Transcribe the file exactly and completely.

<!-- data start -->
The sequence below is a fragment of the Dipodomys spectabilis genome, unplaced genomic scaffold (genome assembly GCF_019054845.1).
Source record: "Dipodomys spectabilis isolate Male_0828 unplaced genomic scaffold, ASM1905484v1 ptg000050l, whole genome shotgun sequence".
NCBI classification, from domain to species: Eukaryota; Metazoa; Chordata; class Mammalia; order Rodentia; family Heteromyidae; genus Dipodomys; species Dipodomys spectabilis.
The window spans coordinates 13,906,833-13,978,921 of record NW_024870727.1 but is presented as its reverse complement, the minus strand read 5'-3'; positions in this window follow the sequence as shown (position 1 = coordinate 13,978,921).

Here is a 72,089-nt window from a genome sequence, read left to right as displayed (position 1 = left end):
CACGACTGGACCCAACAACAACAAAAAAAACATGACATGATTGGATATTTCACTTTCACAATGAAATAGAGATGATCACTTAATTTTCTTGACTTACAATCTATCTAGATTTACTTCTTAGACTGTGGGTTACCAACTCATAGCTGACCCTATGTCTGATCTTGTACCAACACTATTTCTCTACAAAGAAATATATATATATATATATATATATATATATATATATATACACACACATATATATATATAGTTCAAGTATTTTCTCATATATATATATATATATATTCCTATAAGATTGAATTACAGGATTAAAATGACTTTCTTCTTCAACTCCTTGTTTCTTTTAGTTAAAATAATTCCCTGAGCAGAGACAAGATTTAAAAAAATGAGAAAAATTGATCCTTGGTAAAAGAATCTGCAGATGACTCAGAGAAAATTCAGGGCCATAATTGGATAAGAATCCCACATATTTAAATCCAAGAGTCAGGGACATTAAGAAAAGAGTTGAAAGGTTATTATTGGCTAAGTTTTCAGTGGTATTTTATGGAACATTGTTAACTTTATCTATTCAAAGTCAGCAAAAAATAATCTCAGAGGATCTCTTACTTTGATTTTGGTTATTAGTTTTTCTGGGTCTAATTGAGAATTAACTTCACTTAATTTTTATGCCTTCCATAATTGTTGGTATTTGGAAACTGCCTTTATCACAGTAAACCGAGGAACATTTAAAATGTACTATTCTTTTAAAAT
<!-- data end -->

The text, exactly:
The sequence below is a fragment of the Dipodomys spectabilis genome, unplaced genomic scaffold (genome assembly GCF_019054845.1).
Source record: "Dipodomys spectabilis isolate Male_0828 unplaced genomic scaffold, ASM1905484v1 ptg000050l, whole genome shotgun sequence".
NCBI classification, from domain to species: Eukaryota; Metazoa; Chordata; class Mammalia; order Rodentia; family Heteromyidae; genus Dipodomys; species Dipodomys spectabilis.
The window spans coordinates 13,906,833-13,978,921 of record NW_024870727.1 but is presented as its reverse complement, the minus strand read 5'-3'; positions in this window follow the sequence as shown (position 1 = coordinate 13,978,921).

Here is a 72,089-nt window from a genome sequence, read left to right as displayed (position 1 = left end):
CACGACTGGACCCAACAACAACAAAAAAAACATGACATGATTGGATATTTCACTTTCACAATGAAATAGAGATGATCACTTAATTTTCTTGACTTACAATCTATCTAGATTTACTTCTTAGACTGTGGGTTACCAACTCATAGCTGACCCTATGTCTGATCTTGTACCAACACTATTTCTCTACAAAGAAATATATATATATATATATATATATATATATATATATATACACACACATATATATATATAGTTCAAGTATTTTCTCATATATATATATATATATATTCCTATAAGATTGAATTACAGGATTAAAATGACTTTCTTCTTCAACTCCTTGTTTCTTTTAGTTAAAATAATTCCCTGAGCAGAGACAAGATTTAAAAAAATGAGAAAAATTGATCCTTGGTAAAAGAATCTGCAGATGACTCAGAGAAAATTCAGGGCCATAATTGGATAAGAATCCCACATATTTAAATCCAAGAGTCAGGGACATTAAGAAAAGAGTTGAAAGGTTATTATTGGCTAAGTTTTCAGTGGTATTTTATGGAACATTGTTAACTTTATCTATTCAAAGTCAGCAAAAAATAATCTCAGAGGATCTCTTACTTTGATTTTGGTTATTAGTTTTTCTGGGTCTAATTGAGAATTAACTTCACTTAATTTTTATGCCTTCCATAATTGTTGGTATTTGGAAACTGCCTTTATCACAGTAAACCGAGGAACATTTAAAATGTACTATTCTTTTAAAAT